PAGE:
What gets measured gets done….or does it really?

Certainly at an individual level, if you are passionate about the initiative/goal, yes absolutely… BUT….what if you are merely reporting to tick the box? Organisations are well known for making their staff inflate reports to appear better than they are for the sake of public perception.

A great example being the hot topic of gender diversity, having more women in senior/executive positions. Do we really need the government to mandate reporting in order for it to be taken seriously? Anything that is forced rather than engaged, is far from sustainable (productive). Informing and educating, builds a following, resulting in greater impact, through demonstrated action.

My take, if it’s an engrained habit, it’s demonstrated in all that you do and therefore does not require special attention. Informing and educating is key rather than creating all this hype around the need for more measures, to prove you are doing the right things on the surface. What really matters, is walking your talk each and every day, advocating your cause rather than showing off in an annual report.

Unless leaders start DEMONSTRATING that they take leading seriously, organisational effectiveness will continue to suffer and in turn so will their bottom line

Today’s leaders need to revisit their mass sacking, redundancy, downsizing or outsourcing plans to address the all-important question of ‘How are you going to maintain (little yet exceed) the same level of service, once you remove a large number of your workforce and/or a key person from your organisation?’

When are leaders going to wake up to the fact that multi-skilling alone will not solve this problem, as you create a workforce that struggles to meet expectations (customer needs) due to, in essence, being hired to undertake a number of roles, yet have accountability for neither. I would much rather pay for a service provider that does one thing very well than another that offers a number of services (product streams) to get you in the door, yet struggles to deliver on either.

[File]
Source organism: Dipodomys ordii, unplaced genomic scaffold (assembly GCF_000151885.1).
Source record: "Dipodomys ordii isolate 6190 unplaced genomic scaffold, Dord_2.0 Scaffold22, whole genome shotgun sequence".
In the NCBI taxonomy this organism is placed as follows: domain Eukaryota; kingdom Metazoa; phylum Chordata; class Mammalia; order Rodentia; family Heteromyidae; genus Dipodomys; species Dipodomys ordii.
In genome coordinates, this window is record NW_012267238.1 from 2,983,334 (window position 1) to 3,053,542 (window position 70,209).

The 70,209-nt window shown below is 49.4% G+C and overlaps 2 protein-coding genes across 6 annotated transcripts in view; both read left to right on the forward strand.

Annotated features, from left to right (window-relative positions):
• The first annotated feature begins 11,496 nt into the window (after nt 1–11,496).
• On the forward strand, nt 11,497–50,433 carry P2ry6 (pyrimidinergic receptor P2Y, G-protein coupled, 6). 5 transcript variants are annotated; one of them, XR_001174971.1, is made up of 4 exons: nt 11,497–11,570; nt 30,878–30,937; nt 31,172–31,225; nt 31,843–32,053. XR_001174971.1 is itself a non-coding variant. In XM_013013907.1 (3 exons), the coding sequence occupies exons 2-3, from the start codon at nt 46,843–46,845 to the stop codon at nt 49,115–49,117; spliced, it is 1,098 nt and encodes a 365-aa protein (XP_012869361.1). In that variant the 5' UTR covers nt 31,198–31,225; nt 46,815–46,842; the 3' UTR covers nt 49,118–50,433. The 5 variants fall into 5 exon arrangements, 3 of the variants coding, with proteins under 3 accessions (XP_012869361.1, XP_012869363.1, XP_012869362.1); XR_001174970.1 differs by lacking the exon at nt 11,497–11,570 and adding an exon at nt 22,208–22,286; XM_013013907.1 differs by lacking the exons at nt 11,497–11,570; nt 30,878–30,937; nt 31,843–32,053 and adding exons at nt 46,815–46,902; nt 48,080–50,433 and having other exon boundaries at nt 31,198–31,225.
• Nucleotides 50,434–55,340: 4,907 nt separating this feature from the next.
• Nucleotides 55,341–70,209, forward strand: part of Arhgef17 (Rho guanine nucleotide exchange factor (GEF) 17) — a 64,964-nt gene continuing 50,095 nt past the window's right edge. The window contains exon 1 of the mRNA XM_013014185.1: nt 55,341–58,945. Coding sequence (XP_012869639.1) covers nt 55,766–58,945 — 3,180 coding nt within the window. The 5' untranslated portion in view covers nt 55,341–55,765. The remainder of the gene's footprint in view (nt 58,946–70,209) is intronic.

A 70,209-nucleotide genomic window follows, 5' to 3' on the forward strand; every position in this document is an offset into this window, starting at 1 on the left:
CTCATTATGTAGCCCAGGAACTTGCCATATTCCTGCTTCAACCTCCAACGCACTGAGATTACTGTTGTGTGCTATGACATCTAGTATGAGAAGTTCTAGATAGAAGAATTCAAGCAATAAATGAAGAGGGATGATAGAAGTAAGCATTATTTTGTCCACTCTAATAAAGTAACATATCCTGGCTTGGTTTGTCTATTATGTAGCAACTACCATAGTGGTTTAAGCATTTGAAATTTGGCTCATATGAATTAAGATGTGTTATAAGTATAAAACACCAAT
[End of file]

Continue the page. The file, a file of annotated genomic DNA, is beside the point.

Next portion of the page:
Leaders which fail to ensure their communication plans address any workforce changes adequately so as to ensure access to knowledge, information and decision-making is clearly articulated (to those left to pick up the pieces), especially once a critical person is gone, will suffer as their customers go elsewhere and their bottom line plunges.

Instead of mass sacking leadership needs to step up to the plate and seriously address poor performance by being clear, transparent and accountable, rather than firing only to rehire.  As multi-skilling does not deliver sustainable results due to the pressure of needing to wear more than one hat at the same time. Eventually you will put the wrong hat on. The level of catastrophe is not something I would want to weigh up as I do not have an entitlement to mess with someone’s life, nor should anyone else for that matter.

Change management initiatives…a different perspective

Rather than focusing on why a corporate initiative flunked (which is usually the result of one (or a combination) of the following: 1. Lack of financial resources or 2. Lack of commitment/engagement to make it happen in the first place), why not shift our focus on holding Boards and/or Executives accountable for changing the language in which strategy is defined as something that the Boards and/or Executives are accountable for (by demanding regular reporting on robust strategic engagement at all levels within an organisation) as its not enough to just sign-off on budgets and strategic initiatives, then hand ball over to middle management to implement.   Boards and Executives continue to make the fatal mistake of failing to engage their worker ants…the middle management that make any change possible due to their visibility/exposure as well as interaction between the top and bottom levels of an organisation.

This lack of engagement from the onset leads to lack of empowerment, and a lack of feeling like they are part of the business. Since the strategic focus becomes the business plan it’s not just a nice to have.  Organisations need to shift the old mentality of ‘strategy is an airy fairy discussion’….let’s focus on the real job….. the day to day operations…delivering short-term results, etc.  Understanding an organisation’s business strategy is a core and vital process for all involved, in order to ensure its viability.  The language used to define it within organisations must shift, it’s not something that is delegated to Boards alone…it is everyone’s responsibility to understand it and help drive it for the long-term.